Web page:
If the world price of copper falls, this problem is even more apparent.   The value of the currency decreases.  At first pass, the domestic price of copper is unchanged.   Imported goods are more expensive.   If the income effect is greater than the substitution effect, the value of the currency decreases by less, the domestic price of copper actually rises a bit, nominal income in the copper industry rises, and nominal income in the nontraded sector decreases.   This provides the signal and incentive to shift resources from the nontraded sector to copper production.   But if copper production generates few employment opportunities, the result is that there is really just a pointless deflation of prices and wages in the nontraded sector.   Compounding the pain in the nontraded sector, there is substantial consumer price inflation due to higher import prices.

Inflationary recession in most of the economy, while the copper mine earns more nominal profit.   If the copper mine were privately owned, this would be a political disaster.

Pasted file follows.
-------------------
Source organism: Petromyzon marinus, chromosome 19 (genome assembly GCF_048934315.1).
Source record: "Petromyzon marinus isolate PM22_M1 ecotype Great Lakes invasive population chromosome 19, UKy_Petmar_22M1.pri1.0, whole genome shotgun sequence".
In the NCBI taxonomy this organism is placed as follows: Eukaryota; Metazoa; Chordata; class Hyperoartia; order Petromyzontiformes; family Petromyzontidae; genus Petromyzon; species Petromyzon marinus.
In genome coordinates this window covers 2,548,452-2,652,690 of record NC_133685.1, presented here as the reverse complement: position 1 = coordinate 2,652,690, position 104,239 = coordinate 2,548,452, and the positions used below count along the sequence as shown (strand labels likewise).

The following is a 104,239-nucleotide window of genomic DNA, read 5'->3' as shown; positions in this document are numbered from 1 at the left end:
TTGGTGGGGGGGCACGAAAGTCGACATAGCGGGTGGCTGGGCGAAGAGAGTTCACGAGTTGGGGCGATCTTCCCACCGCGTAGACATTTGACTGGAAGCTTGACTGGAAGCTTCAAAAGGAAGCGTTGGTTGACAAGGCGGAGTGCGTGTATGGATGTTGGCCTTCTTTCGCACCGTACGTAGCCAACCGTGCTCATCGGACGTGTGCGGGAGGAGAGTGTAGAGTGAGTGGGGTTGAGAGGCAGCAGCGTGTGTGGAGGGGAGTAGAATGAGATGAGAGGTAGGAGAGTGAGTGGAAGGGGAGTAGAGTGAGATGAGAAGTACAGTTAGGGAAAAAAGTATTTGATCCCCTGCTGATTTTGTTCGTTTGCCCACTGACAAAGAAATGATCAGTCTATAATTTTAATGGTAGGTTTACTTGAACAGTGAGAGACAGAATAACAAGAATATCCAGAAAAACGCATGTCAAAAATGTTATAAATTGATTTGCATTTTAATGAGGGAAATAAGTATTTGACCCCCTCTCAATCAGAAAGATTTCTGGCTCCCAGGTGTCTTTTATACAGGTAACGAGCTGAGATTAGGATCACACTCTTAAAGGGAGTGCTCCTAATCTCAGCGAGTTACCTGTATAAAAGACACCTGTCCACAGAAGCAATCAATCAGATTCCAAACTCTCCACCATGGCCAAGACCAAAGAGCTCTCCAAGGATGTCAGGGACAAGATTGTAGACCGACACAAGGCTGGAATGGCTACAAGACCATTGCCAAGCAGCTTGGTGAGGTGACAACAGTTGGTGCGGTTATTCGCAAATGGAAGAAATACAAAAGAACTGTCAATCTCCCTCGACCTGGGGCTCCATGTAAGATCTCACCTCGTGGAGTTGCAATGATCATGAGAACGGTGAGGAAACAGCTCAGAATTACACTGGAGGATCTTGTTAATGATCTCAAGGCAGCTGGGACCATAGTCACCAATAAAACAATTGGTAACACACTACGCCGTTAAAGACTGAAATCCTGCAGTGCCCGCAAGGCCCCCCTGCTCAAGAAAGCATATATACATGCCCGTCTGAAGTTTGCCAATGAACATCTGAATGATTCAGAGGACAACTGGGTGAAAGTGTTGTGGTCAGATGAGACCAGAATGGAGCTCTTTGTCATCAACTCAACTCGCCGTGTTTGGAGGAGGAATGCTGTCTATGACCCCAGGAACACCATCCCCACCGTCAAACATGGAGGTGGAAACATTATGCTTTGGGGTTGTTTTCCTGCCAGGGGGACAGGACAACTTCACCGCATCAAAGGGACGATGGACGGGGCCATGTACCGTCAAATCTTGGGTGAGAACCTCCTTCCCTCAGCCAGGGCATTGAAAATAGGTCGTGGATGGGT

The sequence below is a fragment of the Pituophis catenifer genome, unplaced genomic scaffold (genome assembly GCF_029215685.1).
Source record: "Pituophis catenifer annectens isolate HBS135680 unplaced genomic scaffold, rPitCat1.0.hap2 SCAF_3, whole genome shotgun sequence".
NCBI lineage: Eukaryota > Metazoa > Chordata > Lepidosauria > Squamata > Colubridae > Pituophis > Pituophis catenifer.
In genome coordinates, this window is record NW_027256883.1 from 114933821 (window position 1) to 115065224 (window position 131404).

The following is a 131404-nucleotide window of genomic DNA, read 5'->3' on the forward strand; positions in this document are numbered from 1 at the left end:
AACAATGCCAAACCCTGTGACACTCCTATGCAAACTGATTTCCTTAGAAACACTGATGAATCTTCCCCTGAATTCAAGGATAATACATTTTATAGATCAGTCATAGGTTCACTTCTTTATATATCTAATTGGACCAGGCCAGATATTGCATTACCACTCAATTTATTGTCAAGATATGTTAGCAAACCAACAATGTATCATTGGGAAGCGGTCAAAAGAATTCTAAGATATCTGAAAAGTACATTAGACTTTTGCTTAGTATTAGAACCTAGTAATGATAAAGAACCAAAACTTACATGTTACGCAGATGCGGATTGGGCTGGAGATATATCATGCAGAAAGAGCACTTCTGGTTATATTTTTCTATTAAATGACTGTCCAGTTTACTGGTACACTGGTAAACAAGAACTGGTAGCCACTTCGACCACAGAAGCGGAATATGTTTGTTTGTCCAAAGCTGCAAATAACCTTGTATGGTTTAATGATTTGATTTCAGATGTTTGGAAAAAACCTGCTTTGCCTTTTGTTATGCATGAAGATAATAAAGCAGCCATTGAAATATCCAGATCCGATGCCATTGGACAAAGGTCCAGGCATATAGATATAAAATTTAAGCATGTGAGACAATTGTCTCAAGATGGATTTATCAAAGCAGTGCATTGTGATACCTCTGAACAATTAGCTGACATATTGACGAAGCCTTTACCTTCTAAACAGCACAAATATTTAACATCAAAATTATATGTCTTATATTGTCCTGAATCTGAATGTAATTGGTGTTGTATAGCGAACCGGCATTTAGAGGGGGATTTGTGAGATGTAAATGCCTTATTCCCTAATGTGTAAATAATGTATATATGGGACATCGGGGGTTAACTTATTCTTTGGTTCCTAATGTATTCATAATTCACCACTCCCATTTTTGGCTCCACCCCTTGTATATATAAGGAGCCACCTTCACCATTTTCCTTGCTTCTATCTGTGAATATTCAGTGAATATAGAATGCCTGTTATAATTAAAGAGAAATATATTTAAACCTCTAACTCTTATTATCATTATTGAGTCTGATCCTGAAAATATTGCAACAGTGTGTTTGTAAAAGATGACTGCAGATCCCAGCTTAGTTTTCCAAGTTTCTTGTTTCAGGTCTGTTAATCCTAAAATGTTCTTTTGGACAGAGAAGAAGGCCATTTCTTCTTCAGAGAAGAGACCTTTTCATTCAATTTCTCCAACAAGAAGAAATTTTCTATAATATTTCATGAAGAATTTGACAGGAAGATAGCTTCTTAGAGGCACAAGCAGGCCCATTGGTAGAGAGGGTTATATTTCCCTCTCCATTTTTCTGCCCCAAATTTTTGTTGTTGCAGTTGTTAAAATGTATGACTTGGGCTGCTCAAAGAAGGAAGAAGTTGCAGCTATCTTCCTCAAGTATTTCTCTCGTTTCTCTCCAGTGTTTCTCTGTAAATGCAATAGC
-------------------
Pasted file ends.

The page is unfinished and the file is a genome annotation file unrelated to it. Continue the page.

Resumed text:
If there are import competing industries, these problems are exacerbated.   With an increase in the world price of copper, the value of the currency rises, with nominal income rising in the copper sector while falling in the import competing sector.   While this provides a good signal and incentive to shift more resources to copper production, by assumption that happens to a minor degree.  Again, there is mostly just a pointless deflation of prices and wages in the import competing sector.

If the world price of copper falls, the currency falls in value. Prices and nominal income in the import competing sectors increase, while the domestic price of copper and nominal income in the copper industry decrease an offsetting amount.   While this provides the proper signal and incentive to shift resources from copper production to import competing industries, by assumption, there is little opportunity for such an adjustment.   The result is just an unnecessary inflation in prices and wages in the import competing sector.   Of course, rising import prices imply consumer price inflation anyway.